Translation as Transhumance

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This is a photo of the transhumancia, which is the custom of driving flocks from summer grazing to winter pastures. It has recently been reestablished in the area surrounding Madrid, and the flocks are symbolically driven through the centre of the city at some point in the middle of October.

Cécile Menon, the brain behind the publishing house Les Fugitives (apparently delivery drivers ring the office bell and ask if Les is at home), sent me their latest book, Translation as Transhumance, a translation, by Ros Schwartz, of Mireille Gansel‘s Traduire comme transhumer.

It is rare that I get to write about things that I uncomplicatedly love. Maybe this is because love is always complicated; maybe it’s also because there’s not that much out there worth loving. But this was a book which I loved. It is a series of short chapters, half-reminiscence, half-philosophy, about translation, and about the care which all true translation requires. I love it because it appeals to the Romantic idea of the translator, the single figure swimming down into other worlds and coming back with her hands full of pearls, and I love it because it is unafraid to show that translation is a very personal act, connected to how we learn to speak, how we learn to fall into language, how our childhood and our families organise our responses and our lives in ways far beyond our awareness.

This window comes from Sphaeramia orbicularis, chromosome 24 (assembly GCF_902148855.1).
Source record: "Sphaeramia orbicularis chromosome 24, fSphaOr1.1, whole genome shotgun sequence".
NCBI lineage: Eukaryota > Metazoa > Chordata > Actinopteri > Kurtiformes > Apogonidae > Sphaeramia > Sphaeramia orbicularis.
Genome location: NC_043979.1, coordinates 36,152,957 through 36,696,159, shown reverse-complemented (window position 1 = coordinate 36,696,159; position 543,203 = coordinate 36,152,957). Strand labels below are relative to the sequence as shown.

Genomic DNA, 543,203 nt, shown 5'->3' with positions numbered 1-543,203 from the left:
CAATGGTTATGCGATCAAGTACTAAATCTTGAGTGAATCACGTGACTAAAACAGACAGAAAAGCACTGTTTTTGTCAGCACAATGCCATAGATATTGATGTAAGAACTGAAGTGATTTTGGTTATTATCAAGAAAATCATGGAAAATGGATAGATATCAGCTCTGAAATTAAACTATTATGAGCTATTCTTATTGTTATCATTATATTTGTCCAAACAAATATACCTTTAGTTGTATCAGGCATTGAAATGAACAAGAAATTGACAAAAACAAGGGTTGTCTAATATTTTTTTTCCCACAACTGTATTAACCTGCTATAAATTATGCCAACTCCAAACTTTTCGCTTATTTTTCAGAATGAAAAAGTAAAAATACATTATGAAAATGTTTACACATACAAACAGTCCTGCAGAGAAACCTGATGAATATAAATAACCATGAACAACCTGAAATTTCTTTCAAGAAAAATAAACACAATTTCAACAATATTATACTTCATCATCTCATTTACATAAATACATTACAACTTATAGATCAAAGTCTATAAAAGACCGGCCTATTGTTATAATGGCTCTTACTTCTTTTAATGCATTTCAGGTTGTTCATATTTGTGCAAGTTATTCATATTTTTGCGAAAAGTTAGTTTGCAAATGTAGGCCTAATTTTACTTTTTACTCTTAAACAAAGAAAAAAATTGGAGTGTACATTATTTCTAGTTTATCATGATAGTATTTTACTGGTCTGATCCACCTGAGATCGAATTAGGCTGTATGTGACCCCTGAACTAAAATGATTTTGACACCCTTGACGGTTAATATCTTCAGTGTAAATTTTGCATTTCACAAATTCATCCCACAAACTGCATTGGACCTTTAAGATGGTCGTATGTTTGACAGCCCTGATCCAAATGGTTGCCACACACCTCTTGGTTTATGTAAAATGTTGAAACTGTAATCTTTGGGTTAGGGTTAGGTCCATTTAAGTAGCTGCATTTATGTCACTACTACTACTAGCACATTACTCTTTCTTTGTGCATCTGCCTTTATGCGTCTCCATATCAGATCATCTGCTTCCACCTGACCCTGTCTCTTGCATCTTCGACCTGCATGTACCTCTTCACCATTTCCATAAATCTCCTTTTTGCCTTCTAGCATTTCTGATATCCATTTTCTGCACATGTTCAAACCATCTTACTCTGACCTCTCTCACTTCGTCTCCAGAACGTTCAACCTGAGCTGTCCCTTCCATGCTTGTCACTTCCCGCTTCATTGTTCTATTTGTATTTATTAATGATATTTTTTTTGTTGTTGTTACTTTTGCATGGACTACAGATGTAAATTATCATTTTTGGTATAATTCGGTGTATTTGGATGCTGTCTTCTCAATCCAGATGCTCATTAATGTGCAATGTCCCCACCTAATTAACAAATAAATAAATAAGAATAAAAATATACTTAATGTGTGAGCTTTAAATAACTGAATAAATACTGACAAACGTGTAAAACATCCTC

Ah, maybe one reason why I don’t write about things I love is because it is hard to talk about them. Well, it’s a wonderful book, and I recommend it to anyone who is interested in translation, or words, or other people.

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